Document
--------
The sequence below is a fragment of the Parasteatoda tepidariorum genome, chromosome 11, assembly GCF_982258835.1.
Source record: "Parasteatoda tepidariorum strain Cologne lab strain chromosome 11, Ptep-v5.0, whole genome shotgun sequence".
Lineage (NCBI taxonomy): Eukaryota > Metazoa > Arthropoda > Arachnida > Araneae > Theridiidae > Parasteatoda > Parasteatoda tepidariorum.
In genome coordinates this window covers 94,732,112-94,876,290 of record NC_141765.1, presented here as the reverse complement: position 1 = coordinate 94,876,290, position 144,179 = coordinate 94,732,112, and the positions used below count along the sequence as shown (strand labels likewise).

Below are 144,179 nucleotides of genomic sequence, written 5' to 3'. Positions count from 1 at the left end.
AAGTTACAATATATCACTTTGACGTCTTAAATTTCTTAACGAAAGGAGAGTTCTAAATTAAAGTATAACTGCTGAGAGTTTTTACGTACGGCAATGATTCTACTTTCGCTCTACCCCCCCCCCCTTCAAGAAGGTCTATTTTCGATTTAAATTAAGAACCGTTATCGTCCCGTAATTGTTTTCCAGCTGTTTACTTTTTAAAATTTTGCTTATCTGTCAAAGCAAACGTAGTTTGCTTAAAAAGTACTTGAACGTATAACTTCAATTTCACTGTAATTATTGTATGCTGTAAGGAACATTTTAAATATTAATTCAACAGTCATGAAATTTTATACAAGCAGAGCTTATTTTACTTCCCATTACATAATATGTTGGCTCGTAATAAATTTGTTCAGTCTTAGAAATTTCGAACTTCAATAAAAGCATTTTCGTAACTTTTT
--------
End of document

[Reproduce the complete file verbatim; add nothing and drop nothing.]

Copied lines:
The sequence below is a fragment of the Parasteatoda tepidariorum genome, chromosome 11, assembly GCF_982258835.1.
Source record: "Parasteatoda tepidariorum strain Cologne lab strain chromosome 11, Ptep-v5.0, whole genome shotgun sequence".
Lineage (NCBI taxonomy): Eukaryota > Metazoa > Arthropoda > Arachnida > Araneae > Theridiidae > Parasteatoda > Parasteatoda tepidariorum.
In genome coordinates this window covers 94,732,112-94,876,290 of record NC_141765.1, presented here as the reverse complement: position 1 = coordinate 94,876,290, position 144,179 = coordinate 94,732,112, and the positions used below count along the sequence as shown (strand labels likewise).

Below are 144,179 nucleotides of genomic sequence, written 5' to 3'. Positions count from 1 at the left end.
AAGTTACAATATATCACTTTGACGTCTTAAATTTCTTAACGAAAGGAGAGTTCTAAATTAAAGTATAACTGCTGAGAGTTTTTACGTACGGCAATGATTCTACTTTCGCTCTACCCCCCCCCCCTTCAAGAAGGTCTATTTTCGATTTAAATTAAGAACCGTTATCGTCCCGTAATTGTTTTCCAGCTGTTTACTTTTTAAAATTTTGCTTATCTGTCAAAGCAAACGTAGTTTGCTTAAAAAGTACTTGAACGTATAACTTCAATTTCACTGTAATTATTGTATGCTGTAAGGAACATTTTAAATATTAATTCAACAGTCATGAAATTTTATACAAGCAGAGCTTATTTTACTTCCCATTACATAATATGTTGGCTCGTAATAAATTTGTTCAGTCTTAGAAATTTCGAACTTCAATAAAAGCATTTTCGTAACTTTTT